The evolutionary shift from active to passive investing has ended the feud between growth and value investors, according to a recent Bloomberg article which argues that “growth and value are now broken approaches that have the potential to create significant and unnecessary risk for many investors.”
The article explains that growth and value investing “came of age during the mutual fund-driven rise of active management in the 1980s and 1990s” but cites the following issues that have emerged:
- Growth/value classifications “create dramatic and potentially risky sector concentrations versus broader market averages”;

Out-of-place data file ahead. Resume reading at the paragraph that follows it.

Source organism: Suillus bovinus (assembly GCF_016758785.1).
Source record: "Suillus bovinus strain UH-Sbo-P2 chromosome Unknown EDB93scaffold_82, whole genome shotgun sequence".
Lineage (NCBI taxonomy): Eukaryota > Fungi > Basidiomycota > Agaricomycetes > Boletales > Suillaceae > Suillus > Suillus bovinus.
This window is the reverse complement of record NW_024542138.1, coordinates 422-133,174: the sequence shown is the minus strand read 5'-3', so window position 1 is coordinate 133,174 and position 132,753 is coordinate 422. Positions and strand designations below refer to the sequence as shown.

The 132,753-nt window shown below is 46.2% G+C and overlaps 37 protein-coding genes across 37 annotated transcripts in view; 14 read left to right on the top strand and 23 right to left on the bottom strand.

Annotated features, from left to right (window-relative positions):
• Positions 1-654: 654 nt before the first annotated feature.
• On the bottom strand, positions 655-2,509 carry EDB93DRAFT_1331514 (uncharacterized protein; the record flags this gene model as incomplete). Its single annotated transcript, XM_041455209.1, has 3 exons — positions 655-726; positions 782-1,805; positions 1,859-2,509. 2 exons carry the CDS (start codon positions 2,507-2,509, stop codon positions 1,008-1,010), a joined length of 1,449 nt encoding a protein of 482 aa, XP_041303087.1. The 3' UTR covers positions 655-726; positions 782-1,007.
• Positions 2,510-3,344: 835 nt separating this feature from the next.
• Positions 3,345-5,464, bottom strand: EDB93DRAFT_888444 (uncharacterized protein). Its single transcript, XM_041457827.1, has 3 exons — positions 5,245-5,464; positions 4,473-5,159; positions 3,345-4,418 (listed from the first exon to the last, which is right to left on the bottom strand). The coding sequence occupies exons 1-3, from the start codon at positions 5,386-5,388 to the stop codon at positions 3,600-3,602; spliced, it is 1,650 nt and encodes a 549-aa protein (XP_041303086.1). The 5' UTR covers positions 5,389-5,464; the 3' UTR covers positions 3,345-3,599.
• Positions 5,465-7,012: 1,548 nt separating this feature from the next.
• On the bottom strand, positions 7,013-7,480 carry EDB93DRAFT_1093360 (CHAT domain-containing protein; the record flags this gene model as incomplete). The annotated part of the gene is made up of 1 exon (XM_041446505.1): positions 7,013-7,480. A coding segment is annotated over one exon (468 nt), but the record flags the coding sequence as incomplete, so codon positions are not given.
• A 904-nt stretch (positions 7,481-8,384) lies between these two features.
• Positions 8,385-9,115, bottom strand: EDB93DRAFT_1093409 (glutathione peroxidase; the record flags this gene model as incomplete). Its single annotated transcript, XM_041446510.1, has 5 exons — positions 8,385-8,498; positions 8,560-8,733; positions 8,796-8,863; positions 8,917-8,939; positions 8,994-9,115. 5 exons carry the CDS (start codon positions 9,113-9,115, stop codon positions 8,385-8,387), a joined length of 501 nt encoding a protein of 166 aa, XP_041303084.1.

- Growth or value funds also push investors to take noticeably more single-stock risk than broader market averages;
- “Simply using U.S. small-cap measures such as the Russell 2000 Value or Growth indexes gets rid of the single stock overweight issue but does little to ameliorate the sector concentration issue.”
- These issues become important, the article argues, with respect to U.S.-listed ETFs, as almost 10 percent of all ETF assets under management are invested in products that track either equity growth or value indexes.
The takeaway, the article explains, is that “there is a significant amount of equity-market capital invested in indexes that have very concentrated sector and stock holdings. It’s easy to see how this happened,” it adds, citing how the technology story has dominated the “growth stock narrative since the financial crisis.”